From a hobbyist perspective, it is a very small and compact growing fern. The scaly, crispy or perhaps more aptly brittle texture of mature frond is distinctive. The fronds rattle like a windchime of thin seashells on a string. Its texture reminds me of Equisetum. Its internals filled with silica. I purchased this fern from a rooftop nursery at Ikebukuro Shopping Mall in August this year. Cost me 2000Yen! Fortunately, it manages to grow well under tropical conditions.
Saturday, December 27, 2008
The species name reniforme suggests a kidney in outline. This is a very unusual Adiantum. It is found at 3 very separated locations. In Canary Islands, around the Three Gorges area in China and parts of Africa, Kenya, Tanzania to the islands off Africa like Madagascar and Reunion islands. This points to an ancient lineage now widely separated deal to unsuitable habitat or effects of geological past. Canary Islands flora evolved from extension of East African flora separated by the Sahara desert. Its very isolated existence in China is particularly interesting. Surely, there must be a few suitable habitat between China and Africa that's comfortable enough for a fern during ice age.
Saturday, December 20, 2008
This miniature deserves to be more popular. I often wonder why it is not part of cactus and succulent offering afterall some of the assortment offered can be rather slow growing plants. This dry growing bromeliad originates from Argentina and Bolivia. It has been in cultivation for a long time, in particular in dry gardens of mediterranean climate. I have seen it grown outdoors at Huntington BG in California. Hermann Jacobsen has it in his classic Lexicon of Succulent plants (a wonderful grandfather of succulent books for the hobbyist). It detests wet or compacted mix and does best in a gritty and free draining media. While each rosette is only around 1", it eventually offsets and forms a mould given good strong light, time and space. Be sure not to accidentally brush against or fall in the pot, the needle sharp pointed leaves can really draw blood.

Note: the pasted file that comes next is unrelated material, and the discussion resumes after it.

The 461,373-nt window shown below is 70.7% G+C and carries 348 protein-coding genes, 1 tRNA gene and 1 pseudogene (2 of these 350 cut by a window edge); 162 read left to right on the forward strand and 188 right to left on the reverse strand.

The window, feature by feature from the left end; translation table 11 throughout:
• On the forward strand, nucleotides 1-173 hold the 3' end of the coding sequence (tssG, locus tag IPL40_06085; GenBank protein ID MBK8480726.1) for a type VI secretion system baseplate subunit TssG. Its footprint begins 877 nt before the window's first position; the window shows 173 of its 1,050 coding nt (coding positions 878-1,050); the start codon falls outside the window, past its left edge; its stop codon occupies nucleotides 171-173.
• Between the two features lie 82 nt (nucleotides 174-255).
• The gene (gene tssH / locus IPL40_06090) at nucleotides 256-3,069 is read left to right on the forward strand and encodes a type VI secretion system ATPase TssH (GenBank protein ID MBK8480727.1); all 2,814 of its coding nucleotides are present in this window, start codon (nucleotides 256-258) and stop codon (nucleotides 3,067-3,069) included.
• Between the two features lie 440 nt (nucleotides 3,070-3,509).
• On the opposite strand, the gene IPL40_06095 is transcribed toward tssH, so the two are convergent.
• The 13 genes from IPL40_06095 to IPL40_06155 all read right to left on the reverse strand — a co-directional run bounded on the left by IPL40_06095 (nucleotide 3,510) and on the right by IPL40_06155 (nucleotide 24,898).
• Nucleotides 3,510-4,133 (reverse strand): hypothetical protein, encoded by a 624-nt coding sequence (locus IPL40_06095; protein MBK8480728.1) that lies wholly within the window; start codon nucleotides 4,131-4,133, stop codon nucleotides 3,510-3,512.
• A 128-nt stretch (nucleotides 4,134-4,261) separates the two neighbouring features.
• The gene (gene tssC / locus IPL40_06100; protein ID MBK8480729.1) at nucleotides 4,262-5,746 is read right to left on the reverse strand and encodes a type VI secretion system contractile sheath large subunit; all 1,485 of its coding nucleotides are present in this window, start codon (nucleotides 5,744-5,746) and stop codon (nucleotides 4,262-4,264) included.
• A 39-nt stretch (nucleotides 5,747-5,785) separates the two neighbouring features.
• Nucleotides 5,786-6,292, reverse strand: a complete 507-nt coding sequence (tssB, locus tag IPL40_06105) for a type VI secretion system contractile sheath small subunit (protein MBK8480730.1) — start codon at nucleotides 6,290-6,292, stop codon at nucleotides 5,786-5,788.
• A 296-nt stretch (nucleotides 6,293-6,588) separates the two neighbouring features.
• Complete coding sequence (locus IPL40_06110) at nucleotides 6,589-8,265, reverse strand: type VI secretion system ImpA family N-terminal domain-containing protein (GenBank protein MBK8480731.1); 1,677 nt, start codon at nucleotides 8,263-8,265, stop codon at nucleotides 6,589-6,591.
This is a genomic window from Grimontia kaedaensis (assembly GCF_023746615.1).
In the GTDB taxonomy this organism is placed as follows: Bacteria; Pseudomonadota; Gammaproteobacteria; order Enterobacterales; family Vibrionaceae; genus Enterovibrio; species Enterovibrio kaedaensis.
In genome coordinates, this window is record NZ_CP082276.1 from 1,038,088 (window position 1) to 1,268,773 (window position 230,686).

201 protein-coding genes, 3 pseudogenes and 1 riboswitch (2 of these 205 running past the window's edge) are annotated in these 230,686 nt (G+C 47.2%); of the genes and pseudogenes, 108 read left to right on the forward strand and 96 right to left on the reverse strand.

Wednesday, December 17, 2008
This small and delicate impatiens comes from Kimboza area, Uluguru Mountains in Tanzania. Its habitat is limestone outcrops at low altitudes. The tuber forming root system is probably an adaptation to survive occasional dry spells. This young plant of about 5-6 mths old just flowered for the first time. There is a very distinctive blotch at the base of the lower united petals. Unhappily, the flower last a short 1 day... maybe 2 days. The picture was taken before i left for work and by evening the flower was on the floor. The broad slivery-green leaves are attractive too. I. walleriana is more rewarding as a flowering bedding plant... but if you want miniature and delicate beauty would recommend I. cinnabarina. It is one of the very very few smaller impatiens that can survive occasional drought.
Saturday, December 13, 2008
I wrote about this beautiful Habenaria lindleyana 1 year back. (http://tulear.blogspot.com/2007/11/perfect-flower-before-i-left-for-2-week.html). The parent plant featured went into dormancy in december 2007 forming 3 tubers. 1 big and 2 small tubers. This second generation tubers have once again grown very nicely over 2008 and reward me with a beautiful crop of flowers! Due to accidental neglect during a hot spell and an attack of spider mites, the bigger plant as aborted flowered and has since went into dormancy forming a new single tuber. Hopefully, i would be able to increase the number of new tubers and hence new plants for 2009.